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Hank Aaron on Sacrificing for Others

No matter where I go, someone is bound to ask me if I think I will break Babe Ruth’s record of 714 home runs. The Babe is a legend now. He created more excitement than any player who ever lived.

What I find so hard to believe is that Hank Aaron, a nobody from Mobile, Alabama, is really the first player in 40 years to challenge that home-run record. Who am I to be in this position? How did it come about?

Well, I sure didn’t make it on my own. There were a number of people who helped me at crucial times. And because of those people I’ve tried to live my life a certain way during my 21-year career in baseball.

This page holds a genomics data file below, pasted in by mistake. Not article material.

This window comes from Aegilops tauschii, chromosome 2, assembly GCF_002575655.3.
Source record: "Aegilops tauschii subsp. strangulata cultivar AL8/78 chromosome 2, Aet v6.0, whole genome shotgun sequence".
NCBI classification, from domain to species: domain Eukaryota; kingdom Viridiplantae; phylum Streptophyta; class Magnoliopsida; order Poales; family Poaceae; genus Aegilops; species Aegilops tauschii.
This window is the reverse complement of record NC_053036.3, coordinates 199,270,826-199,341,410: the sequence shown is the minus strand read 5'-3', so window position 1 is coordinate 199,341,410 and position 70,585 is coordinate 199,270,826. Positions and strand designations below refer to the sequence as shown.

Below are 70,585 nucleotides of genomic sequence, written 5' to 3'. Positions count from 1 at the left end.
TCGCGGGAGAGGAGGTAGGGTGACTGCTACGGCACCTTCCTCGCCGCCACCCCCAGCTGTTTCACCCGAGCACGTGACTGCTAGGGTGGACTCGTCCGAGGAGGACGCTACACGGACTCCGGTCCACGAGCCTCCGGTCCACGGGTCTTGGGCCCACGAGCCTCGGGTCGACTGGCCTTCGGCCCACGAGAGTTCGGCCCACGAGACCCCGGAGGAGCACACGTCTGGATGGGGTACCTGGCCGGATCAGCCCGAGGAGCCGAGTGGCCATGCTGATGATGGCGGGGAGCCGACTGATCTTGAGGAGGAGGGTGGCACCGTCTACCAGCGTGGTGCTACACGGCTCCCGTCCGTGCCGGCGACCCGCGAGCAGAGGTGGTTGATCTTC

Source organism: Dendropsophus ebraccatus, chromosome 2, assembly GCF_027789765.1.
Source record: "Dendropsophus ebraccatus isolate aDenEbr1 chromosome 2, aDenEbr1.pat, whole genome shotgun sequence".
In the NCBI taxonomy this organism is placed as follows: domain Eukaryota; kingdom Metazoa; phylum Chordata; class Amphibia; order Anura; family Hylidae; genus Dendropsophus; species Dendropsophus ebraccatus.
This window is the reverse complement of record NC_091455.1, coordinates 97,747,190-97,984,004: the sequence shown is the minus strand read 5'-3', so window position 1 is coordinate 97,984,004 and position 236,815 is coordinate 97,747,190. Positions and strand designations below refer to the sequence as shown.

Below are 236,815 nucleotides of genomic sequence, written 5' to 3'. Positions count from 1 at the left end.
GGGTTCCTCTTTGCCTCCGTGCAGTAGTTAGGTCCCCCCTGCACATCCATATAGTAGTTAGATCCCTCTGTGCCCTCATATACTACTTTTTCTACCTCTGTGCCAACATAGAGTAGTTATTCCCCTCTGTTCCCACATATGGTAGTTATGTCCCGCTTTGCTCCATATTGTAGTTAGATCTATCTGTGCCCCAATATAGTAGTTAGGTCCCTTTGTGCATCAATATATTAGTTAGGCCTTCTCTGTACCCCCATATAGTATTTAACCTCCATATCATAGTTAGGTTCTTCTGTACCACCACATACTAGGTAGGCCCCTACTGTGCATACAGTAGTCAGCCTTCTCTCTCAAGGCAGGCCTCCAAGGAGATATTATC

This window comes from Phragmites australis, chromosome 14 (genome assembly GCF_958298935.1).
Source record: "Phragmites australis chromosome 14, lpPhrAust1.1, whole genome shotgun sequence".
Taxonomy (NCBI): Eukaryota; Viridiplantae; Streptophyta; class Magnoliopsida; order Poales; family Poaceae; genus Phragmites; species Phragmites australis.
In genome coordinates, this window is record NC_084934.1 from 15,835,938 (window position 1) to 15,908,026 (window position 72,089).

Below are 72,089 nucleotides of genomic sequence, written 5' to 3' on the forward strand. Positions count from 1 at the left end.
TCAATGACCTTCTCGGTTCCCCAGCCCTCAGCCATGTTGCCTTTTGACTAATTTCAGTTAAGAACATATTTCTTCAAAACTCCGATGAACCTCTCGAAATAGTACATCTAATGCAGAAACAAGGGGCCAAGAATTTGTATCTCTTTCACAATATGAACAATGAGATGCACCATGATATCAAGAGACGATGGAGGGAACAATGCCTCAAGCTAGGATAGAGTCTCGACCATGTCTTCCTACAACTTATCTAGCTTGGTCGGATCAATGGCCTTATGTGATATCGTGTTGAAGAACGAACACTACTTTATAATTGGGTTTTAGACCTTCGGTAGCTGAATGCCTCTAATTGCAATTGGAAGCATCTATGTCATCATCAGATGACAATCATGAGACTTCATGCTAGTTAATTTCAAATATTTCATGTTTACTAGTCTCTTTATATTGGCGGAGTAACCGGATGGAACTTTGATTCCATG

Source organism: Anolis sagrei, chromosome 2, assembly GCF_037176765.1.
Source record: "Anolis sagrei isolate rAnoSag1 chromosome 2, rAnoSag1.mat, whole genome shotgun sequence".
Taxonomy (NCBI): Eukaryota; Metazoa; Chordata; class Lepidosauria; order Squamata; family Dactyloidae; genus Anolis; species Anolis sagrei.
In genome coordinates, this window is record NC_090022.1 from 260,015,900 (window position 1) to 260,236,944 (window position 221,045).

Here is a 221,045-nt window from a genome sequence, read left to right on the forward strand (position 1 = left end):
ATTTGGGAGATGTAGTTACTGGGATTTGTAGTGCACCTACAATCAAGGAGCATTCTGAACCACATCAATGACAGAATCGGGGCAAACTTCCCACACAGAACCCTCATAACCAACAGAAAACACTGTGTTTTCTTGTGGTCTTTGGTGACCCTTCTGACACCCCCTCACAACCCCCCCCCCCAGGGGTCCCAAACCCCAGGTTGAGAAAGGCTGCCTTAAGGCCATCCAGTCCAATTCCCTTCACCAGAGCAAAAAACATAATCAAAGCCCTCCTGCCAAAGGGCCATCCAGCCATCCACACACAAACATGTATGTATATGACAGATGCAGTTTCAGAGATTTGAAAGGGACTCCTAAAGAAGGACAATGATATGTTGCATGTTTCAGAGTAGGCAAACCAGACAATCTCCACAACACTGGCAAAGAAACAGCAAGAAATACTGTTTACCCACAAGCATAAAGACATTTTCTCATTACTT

My parents were strict with us kids. We had rules, we did chores and we all went to the Baptist church every Sunday.

There were plenty of spankings too. When I was 15 I was once offered two dollars to play baseball on Sunday afternoon. I turned it down. I knew  Mama would never allow me to play ball on a Sunday.

My father, Herbert Aaron, was a boilermaker’s helper in a ship-building company and worked long hours to feed and clothe his wife and six children. He didn’t have much time to play ball or talk to us, but when he did, it meant something.

Like the time I skipped school to listen to the Brooklyn Dodgers game at the local poolroom. For some reason he got off early that day and saw me there. He didn’t get mad; he just crooked his finger at me to walk home with him.

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